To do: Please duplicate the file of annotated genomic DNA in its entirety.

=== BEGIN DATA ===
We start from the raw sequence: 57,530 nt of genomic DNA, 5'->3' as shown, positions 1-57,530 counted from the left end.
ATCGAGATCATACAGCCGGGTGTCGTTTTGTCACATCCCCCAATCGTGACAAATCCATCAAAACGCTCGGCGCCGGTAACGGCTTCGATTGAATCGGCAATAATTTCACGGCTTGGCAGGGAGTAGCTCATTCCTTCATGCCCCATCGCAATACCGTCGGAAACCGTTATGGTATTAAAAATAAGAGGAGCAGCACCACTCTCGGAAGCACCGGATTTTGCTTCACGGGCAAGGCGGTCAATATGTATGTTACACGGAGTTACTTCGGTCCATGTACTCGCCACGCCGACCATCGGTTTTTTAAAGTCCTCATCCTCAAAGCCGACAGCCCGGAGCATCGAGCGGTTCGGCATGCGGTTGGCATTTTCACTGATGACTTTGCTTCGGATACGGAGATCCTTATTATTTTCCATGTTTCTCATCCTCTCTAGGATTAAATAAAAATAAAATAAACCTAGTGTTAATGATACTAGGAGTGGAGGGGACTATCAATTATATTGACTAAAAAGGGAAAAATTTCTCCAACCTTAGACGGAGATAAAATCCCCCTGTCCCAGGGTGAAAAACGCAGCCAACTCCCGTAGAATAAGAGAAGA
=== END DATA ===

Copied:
We start from the raw sequence: 57,530 nt of genomic DNA, 5'->3' as shown, positions 1-57,530 counted from the left end.
ATCGAGATCATACAGCCGGGTGTCGTTTTGTCACATCCCCCAATCGTGACAAATCCATCAAAACGCTCGGCGCCGGTAACGGCTTCGATTGAATCGGCAATAATTTCACGGCTTGGCAGGGAGTAGCTCATTCCTTCATGCCCCATCGCAATACCGTCGGAAACCGTTATGGTATTAAAAATAAGAGGAGCAGCACCACTCTCGGAAGCACCGGATTTTGCTTCACGGGCAAGGCGGTCAATATGTATGTTACACGGAGTTACTTCGGTCCATGTACTCGCCACGCCGACCATCGGTTTTTTAAAGTCCTCATCCTCAAAGCCGACAGCCCGGAGCATCGAGCGGTTCGGCATGCGGTTGGCATTTTCACTGATGACTTTGCTTCGGATACGGAGATCCTTATTATTTTCCATGTTTCTCATCCTCTCTAGGATTAAATAAAAATAAAATAAACCTAGTGTTAATGATACTAGGAGTGGAGGGGACTATCAATTATATTGACTAAAAAGGGAAAAATTTCTCCAACCTTAGACGGAGATAAAATCCCCCTGTCCCAGGGTGAAAAACGCAGCCAACTCCCGTAGAATAAGAGAAGA